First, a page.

childay Lordosis AA currently is 60% pre-tax 40% roth with the plan to contribute mainly to the roth 403b in the coming years, and backdoor roths for myself and my wife. I also began maxing HSA as a retirement account about 18 months ago and have about $15k there. No other assets other than the equity in my primary residence, about $80k.
                      Asset allocation isn’t what percentage is in each account, it’s what percentage (of all combined accounts) you want in stocks, bonds, etc. Do you have this formulated? If so, do option 2 (preferable) or option 3 (except I would do at least $10k/month if that’s the option I chose). If you don’t have your goal AA formulated, it would be a good time to develop a personal investment policy statement to help guide you.

                      As an aside, what’s your marginal tax rate? If you’re a physician or other high earning professional (you mention having to do backdoor Roths) then the Roth 403b probably isn’t the best choice in your situation.

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                      • #12
                        I am a believer in splitting things up. Take 50k and buy down the mortgage. Then open a taxable account. At your age 80/20 would be a reasonable allocation (stocks/bonds). I use the Vanguard intermediate muni fund for the taxable account.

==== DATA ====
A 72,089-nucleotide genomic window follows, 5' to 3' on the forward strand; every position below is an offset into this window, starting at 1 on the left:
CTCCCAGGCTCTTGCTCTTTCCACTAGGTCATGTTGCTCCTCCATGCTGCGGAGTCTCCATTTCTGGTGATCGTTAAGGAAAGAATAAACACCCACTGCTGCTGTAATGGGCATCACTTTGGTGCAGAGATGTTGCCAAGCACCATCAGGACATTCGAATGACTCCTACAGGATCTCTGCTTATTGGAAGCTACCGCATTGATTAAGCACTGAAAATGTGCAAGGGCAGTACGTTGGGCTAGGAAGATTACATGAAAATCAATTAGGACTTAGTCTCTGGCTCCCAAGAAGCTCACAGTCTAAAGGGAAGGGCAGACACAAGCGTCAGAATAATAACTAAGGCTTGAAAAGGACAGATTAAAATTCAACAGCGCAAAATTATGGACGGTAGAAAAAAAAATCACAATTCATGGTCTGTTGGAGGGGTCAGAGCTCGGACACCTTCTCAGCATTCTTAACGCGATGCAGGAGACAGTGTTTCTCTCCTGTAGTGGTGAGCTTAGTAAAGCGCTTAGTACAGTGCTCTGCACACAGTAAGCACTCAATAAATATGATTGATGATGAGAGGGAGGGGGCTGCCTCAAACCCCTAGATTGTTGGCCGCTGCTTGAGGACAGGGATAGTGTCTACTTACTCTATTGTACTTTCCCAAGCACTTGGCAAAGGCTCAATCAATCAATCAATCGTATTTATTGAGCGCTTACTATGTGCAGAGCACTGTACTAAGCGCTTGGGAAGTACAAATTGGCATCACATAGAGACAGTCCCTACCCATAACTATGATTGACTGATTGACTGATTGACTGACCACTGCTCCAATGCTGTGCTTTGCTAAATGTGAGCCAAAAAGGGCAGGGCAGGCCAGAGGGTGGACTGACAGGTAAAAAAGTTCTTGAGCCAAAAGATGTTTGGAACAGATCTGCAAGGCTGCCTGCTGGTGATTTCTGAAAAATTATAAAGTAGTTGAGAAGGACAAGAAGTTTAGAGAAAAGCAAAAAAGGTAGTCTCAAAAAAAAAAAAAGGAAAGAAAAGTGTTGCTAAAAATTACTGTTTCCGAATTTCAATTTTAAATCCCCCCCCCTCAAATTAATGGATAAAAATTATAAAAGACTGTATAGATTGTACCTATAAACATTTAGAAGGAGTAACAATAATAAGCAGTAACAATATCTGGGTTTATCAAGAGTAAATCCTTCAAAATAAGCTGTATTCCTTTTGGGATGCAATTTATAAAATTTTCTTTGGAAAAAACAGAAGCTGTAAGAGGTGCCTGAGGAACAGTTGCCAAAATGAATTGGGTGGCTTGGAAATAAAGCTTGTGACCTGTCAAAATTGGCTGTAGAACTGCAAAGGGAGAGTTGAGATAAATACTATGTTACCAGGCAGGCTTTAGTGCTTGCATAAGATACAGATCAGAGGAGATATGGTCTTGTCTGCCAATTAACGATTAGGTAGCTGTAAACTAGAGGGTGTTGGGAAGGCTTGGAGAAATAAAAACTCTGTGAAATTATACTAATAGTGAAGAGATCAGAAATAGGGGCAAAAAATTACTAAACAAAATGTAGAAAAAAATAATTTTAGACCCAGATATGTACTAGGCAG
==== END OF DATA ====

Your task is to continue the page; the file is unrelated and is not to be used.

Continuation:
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                        • #13
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                          • #14
                            Originally posted by jjustinw View Post
                            I received a winfall of around $100k last year [...] I'm still not exactly sure what I want to do with the money but plan to use nearly all of it for retirement savings/long term investing.
                            Any other thoughts or perspectives?
                            if you want better answers fill this out: https://www.bogleheads.org/forum/viewtopic.php?t=6212

                            Comment


                            • #15
                              Peds offer is valuable, fill it out. A lot of suggestions need to actually fit with your overall financials results. A plan to save for retirement that is tax efficient, reasonable savings rate and fits your risk tolerance cannot be handled in pieces. You have a $100k windfall, how to put it to best use depends on the total puzzle, not just how to invest it. With your mortgage, it’s not a problem and it could be advantageous to keep it.
                              Or it might be better to reduce your cash flow to hit a retirement savings rate or catch-up on a shortfall. Fill it out would be the best option.